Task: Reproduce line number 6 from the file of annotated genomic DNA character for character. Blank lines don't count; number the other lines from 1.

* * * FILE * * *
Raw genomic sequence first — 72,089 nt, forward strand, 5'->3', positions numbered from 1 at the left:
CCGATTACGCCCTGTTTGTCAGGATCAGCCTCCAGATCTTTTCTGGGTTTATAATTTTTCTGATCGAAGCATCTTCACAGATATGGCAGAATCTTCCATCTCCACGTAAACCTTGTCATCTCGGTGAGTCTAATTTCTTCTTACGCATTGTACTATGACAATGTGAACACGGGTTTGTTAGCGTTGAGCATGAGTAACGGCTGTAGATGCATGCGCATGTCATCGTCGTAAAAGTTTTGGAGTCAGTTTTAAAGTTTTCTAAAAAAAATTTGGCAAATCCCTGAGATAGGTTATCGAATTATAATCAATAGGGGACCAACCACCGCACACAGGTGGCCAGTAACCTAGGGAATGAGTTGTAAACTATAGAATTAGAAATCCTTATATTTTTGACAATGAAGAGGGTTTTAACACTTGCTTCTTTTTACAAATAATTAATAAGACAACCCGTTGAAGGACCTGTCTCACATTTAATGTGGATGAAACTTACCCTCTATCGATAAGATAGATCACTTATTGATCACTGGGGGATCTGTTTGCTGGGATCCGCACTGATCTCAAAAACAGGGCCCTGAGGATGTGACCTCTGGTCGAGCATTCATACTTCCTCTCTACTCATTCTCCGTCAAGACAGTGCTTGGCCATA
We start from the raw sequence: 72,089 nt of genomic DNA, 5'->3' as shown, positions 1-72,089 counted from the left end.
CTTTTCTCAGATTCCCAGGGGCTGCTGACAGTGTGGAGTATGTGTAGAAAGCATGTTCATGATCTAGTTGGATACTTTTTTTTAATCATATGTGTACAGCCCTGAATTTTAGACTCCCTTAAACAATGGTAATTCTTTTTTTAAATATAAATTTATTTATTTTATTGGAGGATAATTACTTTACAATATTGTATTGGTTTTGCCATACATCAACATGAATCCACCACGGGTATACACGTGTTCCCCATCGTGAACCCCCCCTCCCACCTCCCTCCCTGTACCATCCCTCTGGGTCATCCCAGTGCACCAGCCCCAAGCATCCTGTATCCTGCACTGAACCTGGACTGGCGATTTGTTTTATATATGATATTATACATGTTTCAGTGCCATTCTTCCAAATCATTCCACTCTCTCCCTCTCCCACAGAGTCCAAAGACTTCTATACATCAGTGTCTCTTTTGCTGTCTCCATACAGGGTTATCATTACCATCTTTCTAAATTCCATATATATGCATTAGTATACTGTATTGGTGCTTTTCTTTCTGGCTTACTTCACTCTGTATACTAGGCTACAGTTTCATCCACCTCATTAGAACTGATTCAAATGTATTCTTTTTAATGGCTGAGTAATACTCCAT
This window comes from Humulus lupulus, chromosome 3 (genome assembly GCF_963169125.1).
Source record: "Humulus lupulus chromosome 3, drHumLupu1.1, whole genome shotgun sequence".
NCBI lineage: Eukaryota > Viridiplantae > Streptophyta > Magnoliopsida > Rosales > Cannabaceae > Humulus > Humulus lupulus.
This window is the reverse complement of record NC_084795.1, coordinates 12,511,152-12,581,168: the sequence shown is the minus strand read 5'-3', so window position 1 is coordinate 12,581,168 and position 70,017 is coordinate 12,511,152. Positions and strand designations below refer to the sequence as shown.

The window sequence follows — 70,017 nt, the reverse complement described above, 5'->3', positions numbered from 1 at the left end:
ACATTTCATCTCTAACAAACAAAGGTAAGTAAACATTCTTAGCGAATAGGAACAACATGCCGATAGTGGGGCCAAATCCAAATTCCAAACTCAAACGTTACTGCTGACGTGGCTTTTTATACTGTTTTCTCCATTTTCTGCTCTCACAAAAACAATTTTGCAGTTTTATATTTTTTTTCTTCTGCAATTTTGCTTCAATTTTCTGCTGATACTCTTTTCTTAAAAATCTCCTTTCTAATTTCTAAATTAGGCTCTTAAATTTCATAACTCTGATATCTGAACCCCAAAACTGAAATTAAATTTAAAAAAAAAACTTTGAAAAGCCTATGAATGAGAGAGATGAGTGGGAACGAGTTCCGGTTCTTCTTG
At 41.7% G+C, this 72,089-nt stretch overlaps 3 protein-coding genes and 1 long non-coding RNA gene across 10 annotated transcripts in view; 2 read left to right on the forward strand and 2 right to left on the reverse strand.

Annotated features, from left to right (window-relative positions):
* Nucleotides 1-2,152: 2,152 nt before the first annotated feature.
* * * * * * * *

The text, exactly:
Source record: "Humulus lupulus chromosome 3, drHumLupu1.1, whole genome shotgun sequence".